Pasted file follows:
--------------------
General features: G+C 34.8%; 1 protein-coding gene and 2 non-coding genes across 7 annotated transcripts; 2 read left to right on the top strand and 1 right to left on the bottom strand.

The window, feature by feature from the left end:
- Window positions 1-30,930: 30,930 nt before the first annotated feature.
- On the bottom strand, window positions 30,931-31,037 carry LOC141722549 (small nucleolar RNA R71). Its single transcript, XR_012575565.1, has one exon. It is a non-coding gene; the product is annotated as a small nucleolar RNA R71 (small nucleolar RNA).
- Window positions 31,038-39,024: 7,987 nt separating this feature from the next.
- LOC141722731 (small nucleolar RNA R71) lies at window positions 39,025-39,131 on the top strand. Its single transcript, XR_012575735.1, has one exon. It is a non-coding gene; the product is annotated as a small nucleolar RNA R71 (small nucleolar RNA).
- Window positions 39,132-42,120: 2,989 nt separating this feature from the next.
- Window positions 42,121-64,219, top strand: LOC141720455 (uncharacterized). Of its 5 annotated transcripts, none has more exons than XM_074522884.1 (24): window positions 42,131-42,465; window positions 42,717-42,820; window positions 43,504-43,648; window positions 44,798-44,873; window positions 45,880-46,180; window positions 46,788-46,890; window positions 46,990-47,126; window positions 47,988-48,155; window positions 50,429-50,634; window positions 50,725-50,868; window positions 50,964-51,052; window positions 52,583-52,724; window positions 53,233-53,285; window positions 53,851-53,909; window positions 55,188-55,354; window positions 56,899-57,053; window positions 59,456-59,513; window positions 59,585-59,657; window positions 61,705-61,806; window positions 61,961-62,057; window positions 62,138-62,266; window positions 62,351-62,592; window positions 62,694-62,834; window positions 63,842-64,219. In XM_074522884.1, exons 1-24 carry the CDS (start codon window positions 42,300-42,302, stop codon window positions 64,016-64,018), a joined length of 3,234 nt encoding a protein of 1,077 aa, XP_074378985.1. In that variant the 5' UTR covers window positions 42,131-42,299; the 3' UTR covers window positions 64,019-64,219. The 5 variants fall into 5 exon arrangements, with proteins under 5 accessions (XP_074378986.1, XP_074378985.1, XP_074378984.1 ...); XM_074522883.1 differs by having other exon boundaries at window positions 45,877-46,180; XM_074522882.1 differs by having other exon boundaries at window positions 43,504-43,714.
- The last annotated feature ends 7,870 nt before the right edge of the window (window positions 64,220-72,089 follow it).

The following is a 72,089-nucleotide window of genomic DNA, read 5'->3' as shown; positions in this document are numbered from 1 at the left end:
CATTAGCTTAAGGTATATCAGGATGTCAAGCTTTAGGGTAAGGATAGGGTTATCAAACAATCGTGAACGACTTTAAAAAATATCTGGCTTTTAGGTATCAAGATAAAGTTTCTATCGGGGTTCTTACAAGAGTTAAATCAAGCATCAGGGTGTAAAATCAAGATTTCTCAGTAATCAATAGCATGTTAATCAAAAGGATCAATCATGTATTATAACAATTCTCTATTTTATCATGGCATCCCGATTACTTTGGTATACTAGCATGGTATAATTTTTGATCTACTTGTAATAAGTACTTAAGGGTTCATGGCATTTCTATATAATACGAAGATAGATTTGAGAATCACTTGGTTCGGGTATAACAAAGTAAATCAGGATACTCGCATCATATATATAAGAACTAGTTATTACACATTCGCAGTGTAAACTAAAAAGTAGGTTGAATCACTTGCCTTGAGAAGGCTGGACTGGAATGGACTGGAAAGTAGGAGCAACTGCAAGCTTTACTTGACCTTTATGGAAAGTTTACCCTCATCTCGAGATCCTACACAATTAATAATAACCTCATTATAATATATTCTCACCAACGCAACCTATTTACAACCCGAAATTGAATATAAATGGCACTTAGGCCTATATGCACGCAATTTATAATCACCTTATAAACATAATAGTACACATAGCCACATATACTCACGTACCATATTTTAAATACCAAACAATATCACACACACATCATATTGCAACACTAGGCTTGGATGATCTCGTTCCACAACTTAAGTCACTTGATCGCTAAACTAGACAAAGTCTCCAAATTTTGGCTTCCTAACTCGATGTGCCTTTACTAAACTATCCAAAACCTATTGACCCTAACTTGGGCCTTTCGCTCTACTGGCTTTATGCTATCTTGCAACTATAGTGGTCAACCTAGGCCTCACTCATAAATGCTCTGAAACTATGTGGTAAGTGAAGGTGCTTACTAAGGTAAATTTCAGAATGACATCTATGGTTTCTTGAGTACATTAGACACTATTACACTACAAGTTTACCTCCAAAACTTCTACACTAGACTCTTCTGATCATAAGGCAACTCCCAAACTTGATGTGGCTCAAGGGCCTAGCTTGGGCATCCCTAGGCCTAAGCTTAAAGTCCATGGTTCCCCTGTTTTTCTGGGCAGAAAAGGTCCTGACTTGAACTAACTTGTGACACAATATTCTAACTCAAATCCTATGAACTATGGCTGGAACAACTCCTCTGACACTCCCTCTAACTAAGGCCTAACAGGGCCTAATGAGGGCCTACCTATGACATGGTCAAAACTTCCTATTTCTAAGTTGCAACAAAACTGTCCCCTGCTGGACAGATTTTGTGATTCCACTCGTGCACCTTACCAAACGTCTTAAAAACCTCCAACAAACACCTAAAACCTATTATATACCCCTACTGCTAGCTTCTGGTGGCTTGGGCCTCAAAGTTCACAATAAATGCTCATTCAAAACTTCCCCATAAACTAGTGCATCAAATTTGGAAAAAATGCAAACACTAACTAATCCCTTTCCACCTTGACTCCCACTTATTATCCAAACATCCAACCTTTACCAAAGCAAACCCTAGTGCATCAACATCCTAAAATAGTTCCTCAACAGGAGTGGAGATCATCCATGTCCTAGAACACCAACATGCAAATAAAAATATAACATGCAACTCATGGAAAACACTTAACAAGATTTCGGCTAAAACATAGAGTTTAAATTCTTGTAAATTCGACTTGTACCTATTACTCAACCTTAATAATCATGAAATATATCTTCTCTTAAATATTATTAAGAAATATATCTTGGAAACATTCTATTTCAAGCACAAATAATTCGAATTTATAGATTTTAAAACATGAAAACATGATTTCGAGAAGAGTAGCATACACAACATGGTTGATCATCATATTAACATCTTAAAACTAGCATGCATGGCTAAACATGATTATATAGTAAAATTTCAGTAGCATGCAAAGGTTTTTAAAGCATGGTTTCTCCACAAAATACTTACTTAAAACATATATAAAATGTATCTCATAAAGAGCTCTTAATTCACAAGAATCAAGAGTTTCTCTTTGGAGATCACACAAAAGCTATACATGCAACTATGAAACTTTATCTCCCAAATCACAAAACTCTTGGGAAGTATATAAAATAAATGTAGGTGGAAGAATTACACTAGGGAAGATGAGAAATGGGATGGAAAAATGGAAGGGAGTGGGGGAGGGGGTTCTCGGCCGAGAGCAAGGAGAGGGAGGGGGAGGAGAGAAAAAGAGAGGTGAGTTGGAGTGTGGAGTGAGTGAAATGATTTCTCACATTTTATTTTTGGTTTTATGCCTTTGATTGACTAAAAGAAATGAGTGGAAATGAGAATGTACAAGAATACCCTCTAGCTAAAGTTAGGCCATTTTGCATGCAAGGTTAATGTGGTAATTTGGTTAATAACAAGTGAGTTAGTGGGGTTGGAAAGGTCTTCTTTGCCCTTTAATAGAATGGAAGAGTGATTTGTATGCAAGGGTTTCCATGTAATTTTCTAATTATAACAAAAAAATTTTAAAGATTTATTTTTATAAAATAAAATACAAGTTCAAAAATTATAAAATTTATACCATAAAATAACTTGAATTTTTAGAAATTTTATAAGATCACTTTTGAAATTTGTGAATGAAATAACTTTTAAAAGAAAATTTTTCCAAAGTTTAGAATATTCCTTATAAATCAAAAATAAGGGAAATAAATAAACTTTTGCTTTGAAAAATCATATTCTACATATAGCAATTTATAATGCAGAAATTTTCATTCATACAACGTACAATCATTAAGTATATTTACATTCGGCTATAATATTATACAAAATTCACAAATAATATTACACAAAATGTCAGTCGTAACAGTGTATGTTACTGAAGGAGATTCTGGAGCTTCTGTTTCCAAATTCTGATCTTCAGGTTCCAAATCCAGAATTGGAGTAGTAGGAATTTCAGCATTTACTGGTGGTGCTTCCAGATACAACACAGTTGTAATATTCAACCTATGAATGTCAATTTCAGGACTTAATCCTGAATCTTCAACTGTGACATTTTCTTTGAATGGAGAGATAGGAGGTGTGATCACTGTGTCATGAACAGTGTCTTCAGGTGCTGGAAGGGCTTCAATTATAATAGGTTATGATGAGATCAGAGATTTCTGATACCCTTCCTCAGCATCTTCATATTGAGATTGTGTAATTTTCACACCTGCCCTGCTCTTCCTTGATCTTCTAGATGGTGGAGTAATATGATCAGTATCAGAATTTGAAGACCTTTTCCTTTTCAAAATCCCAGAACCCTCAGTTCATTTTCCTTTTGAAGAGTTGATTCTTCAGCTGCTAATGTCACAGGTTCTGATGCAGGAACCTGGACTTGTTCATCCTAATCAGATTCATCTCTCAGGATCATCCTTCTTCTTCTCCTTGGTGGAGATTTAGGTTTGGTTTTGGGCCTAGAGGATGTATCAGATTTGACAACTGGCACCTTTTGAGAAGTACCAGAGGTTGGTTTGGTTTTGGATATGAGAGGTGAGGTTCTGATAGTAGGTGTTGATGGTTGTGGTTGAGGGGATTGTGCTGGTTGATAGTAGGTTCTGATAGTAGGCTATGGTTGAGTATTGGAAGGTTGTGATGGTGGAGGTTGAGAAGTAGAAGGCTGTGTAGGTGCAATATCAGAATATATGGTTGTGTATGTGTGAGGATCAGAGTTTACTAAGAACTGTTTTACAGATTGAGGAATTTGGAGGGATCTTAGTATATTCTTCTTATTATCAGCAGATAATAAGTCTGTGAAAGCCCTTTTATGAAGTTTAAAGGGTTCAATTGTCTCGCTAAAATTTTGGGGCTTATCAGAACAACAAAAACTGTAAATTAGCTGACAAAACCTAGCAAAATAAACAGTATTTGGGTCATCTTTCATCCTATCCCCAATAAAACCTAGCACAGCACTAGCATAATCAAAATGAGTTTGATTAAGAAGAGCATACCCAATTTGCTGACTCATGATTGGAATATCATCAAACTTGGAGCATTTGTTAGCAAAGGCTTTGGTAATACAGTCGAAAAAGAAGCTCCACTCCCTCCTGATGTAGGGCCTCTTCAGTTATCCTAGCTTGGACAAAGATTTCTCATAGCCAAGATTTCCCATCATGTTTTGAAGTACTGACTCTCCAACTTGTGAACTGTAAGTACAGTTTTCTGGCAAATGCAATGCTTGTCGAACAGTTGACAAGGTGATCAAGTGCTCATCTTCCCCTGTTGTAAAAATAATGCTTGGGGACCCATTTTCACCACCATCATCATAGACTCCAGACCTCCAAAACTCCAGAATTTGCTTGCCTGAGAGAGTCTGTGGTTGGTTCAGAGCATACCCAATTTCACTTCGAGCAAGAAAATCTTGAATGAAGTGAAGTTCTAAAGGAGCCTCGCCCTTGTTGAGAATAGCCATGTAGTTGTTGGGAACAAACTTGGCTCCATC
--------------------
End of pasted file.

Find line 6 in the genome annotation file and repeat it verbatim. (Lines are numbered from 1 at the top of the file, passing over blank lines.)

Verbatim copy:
- LOC141722731 (small nucleolar RNA R71) lies at window positions 39,025-39,131 on the top strand. Its single transcript, XR_012575735.1, has one exon. It is a non-coding gene; the product is annotated as a small nucleolar RNA R71 (small nucleolar RNA).